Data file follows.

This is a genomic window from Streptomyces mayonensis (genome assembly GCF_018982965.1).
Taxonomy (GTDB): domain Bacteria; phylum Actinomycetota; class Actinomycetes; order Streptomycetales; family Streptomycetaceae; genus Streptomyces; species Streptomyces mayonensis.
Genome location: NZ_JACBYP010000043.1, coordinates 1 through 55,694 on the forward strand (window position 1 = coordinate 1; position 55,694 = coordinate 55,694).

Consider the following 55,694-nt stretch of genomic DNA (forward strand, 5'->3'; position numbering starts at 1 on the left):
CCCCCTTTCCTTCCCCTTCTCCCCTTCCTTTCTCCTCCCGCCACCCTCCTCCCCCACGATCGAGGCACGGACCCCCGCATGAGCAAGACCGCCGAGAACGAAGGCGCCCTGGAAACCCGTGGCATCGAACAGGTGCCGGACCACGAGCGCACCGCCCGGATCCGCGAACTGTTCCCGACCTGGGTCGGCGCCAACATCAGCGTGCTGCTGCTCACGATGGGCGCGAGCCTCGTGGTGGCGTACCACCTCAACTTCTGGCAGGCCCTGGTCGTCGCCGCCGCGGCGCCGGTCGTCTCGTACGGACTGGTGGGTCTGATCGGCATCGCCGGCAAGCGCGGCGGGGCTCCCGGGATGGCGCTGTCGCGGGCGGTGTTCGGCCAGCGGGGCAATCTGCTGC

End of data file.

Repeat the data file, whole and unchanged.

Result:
This is a genomic window from Streptomyces mayonensis (genome assembly GCF_018982965.1).
Taxonomy (GTDB): domain Bacteria; phylum Actinomycetota; class Actinomycetes; order Streptomycetales; family Streptomycetaceae; genus Streptomyces; species Streptomyces mayonensis.
Genome location: NZ_JACBYP010000043.1, coordinates 1 through 55,694 on the forward strand (window position 1 = coordinate 1; position 55,694 = coordinate 55,694).

Consider the following 55,694-nt stretch of genomic DNA (forward strand, 5'->3'; position numbering starts at 1 on the left):
CCCCCTTTCCTTCCCCTTCTCCCCTTCCTTTCTCCTCCCGCCACCCTCCTCCCCCACGATCGAGGCACGGACCCCCGCATGAGCAAGACCGCCGAGAACGAAGGCGCCCTGGAAACCCGTGGCATCGAACAGGTGCCGGACCACGAGCGCACCGCCCGGATCCGCGAACTGTTCCCGACCTGGGTCGGCGCCAACATCAGCGTGCTGCTGCTCACGATGGGCGCGAGCCTCGTGGTGGCGTACCACCTCAACTTCTGGCAGGCCCTGGTCGTCGCCGCCGCGGCGCCGGTCGTCTCGTACGGACTGGTGGGTCTGATCGGCATCGCCGGCAAGCGCGGCGGGGCTCCCGGGATGGCGCTGTCGCGGGCGGTGTTCGGCCAGCGGGGCAATCTGCTGC